Emotions are always information, even in negotiations
By Philippe Etienne, Training Consultant
The classic or adversarial negotiatorAnyone who equates negotiation with a game of poker is being consistent with his vision of negotiation: it plays poker face. I'm happy, I don't show anything, because you never know, I might be able to "scratch" a bit more. I'm not happy, or even frustrated or angry, but I don't show anything either, because in the "negotiation", I have to be strong and to show my emotion is to weaken myself!
This is one of the most common and damaging preconceived ideas in negotiation: the good negotiator must wear a mask. However, by not showing anything, by hiding or denying their emotions, these negotiators deprive themselves of a great deal of information and, in so doing, deprive their negotiating partners, to everyone's great detriment. In any negotiation, emotions are always an invaluable source of information. They are absolutely not "fake news"!
Emotions don't lie Emotions: fear, sadness, anger or joy, in their various gradations, send us messages about our state that it is important to take into account. An emotion is not an opinion; it cannot be discussed. For example, if you're afraid, no one can say to you: "Don't be afraid. But no, you're not afraid ". There are no arguments about emotions. They are simply indisputable.
In negotiation, locked in a war of positions, the parties can engage in an endless battle of arguments and counter-arguments to get their point of view across. On the other hand, if you or the person you are negotiating with takes care to take emotions into account and deal with them, you will quite naturally ask the other person: "What is your point of view? But why are you afraid ? ". In this way, communicating or questioning the emotions involved is likely to encourage stakeholders to behave differently.
In negotiation, emotions are at least as important as the interests at stake. In fact, they can help us to better understand and apprehend them.
The 4 phases of escalation triggered by emotions
- First stage: tension It's easy to spot. The level of listening between the parties involved is limited. For example, they regularly interrupt each other or do not wait for answers to the questions they ask. Similarly, the level of trust between the parties is low, leading some to flee. There's only one explanation for all these signs of tension: a negotiation is underway, and that's how you recognise it. So it's normal! If the negotiators don't accept this point, then....
- Then we move on to second stage of the escalation, incomprehension. There is confusion between the facts and the way they are interpreted. Some are indulging in unfortunate amalgams. The "broken record" phenomenon is underway: every point triggers an objection, " yes, but...", " yes, but... ", " yes...but ". By going round in circles, misunderstanding sets in. If no rephrasing is done, then...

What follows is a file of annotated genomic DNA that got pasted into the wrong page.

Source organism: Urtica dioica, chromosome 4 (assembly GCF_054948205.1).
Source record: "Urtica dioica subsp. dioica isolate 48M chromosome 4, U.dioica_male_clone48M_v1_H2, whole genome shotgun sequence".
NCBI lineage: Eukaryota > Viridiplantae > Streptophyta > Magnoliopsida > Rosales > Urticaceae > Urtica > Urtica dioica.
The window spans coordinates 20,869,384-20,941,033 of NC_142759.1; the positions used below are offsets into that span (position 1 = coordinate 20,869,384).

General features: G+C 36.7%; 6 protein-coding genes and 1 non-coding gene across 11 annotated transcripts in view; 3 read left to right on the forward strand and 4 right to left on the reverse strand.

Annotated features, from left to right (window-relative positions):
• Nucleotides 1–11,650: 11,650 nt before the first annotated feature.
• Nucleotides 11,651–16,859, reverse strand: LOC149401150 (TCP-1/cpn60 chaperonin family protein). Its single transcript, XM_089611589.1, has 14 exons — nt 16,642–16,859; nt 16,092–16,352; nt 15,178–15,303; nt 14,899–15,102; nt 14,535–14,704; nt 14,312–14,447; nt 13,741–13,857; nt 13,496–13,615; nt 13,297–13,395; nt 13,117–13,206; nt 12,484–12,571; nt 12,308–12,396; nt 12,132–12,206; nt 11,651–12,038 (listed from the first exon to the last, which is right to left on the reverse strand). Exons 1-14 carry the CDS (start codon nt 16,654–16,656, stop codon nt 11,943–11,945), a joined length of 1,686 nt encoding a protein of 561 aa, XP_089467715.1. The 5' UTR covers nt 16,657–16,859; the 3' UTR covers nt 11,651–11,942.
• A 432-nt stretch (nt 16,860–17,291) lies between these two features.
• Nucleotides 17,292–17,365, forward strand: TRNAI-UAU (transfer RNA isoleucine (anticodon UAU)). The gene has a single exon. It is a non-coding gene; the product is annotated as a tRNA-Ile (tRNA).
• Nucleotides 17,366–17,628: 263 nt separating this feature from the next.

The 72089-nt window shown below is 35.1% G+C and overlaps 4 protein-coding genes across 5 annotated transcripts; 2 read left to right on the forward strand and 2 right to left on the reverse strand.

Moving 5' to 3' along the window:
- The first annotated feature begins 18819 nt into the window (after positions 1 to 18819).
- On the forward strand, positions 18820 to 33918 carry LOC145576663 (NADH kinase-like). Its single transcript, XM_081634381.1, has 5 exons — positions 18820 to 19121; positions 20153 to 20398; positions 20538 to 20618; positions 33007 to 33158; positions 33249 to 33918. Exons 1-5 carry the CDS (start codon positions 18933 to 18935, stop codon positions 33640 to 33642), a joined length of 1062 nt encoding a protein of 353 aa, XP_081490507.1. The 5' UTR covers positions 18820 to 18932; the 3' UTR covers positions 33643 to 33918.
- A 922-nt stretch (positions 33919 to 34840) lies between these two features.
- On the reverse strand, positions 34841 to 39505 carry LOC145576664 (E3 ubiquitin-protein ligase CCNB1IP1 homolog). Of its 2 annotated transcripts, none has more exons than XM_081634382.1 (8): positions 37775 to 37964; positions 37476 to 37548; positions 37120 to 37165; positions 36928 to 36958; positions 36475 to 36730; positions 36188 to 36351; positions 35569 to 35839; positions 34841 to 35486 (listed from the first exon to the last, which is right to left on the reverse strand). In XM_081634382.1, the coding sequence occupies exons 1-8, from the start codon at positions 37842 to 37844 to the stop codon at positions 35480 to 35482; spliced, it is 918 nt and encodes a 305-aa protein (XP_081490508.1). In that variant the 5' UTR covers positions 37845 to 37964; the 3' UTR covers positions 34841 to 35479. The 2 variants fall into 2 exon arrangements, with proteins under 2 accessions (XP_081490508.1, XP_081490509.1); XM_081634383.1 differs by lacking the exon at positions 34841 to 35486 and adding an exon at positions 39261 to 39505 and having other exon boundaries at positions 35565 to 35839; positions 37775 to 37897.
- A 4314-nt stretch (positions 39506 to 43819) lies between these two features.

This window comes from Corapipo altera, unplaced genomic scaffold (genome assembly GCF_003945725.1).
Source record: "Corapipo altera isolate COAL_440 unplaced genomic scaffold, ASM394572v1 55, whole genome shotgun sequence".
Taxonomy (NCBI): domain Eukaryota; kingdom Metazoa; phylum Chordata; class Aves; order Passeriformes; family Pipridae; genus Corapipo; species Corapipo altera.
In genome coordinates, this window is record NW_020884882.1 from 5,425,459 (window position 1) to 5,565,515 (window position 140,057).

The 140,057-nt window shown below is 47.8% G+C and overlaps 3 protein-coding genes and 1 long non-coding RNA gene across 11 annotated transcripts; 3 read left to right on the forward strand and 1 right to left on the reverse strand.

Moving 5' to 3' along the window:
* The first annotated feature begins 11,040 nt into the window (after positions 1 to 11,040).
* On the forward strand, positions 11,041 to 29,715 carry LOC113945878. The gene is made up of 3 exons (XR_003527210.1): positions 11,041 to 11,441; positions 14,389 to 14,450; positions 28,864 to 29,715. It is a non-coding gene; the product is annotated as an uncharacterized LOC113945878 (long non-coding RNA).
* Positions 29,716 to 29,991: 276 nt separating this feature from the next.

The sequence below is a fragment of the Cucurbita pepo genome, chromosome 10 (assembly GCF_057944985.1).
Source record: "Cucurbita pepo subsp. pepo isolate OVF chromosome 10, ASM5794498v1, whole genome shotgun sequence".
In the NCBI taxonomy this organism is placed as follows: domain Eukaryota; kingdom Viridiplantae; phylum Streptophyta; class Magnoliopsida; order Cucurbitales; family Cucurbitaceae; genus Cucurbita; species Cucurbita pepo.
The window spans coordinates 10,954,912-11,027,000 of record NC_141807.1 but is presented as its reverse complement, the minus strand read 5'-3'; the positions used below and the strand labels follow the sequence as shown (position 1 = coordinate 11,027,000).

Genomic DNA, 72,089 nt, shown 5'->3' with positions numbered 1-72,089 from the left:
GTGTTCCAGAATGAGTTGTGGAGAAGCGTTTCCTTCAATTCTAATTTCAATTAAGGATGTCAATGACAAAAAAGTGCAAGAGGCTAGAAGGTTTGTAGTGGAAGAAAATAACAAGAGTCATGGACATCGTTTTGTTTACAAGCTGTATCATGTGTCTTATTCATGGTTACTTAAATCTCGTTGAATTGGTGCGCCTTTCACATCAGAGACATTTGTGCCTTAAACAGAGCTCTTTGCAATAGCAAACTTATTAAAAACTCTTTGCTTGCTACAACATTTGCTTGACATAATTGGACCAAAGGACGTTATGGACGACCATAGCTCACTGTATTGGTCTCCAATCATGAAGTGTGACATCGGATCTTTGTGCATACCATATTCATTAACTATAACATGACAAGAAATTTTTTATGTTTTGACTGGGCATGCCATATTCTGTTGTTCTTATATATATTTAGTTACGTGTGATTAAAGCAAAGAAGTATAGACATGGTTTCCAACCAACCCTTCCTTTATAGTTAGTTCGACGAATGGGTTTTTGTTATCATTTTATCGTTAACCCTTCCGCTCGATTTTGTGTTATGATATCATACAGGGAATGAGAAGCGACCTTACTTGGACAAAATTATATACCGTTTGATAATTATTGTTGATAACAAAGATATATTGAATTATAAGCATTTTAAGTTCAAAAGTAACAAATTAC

- We arrive at the third step in the emotional escalation: the war of positions. This is accompanied by a procession of various obstructions, muscular coalitions, blackmail, confusion and personal attacks. If the parties fail to name the stalemate, to put themselves " agree to disagree"to properly assess their " best alternative to a negotiated agreement "(MESORE or their plan B), ... it's almost certain that the negotiation is heading straight for deadlock. Conversely, all these questions are virtuous because they recreate avenues for dialogue and avoid climbing to the top of our emotional escalation...
- We call this summit the "will to harm", where names are bandied about, where participants confuse the problem with the person, where people become aggressive and even act out! The objective is no longer to satisfy interests but to win a victory over the other. Ah, the tattered white shirts of Air France HR! In short, if you've reached this point, it's obviously urgent to stop and get some help. Whatever 'faults' you attribute to the other, it may be time to question your own strategy.
Negotiation is also an exercise in communication. How we say things is often at least as important as what we say. In this context, listening to and accepting our emotions, and listening to and recognising the other person's emotions, is a sine qua non if we are to move forward constructively.
To perform well in negotiation is also to perform well emotionally. Our emotions and those of the people we are negotiating with are key to the success of reasoned negotiation.
When you're negotiating, are you comfortable with your emotions?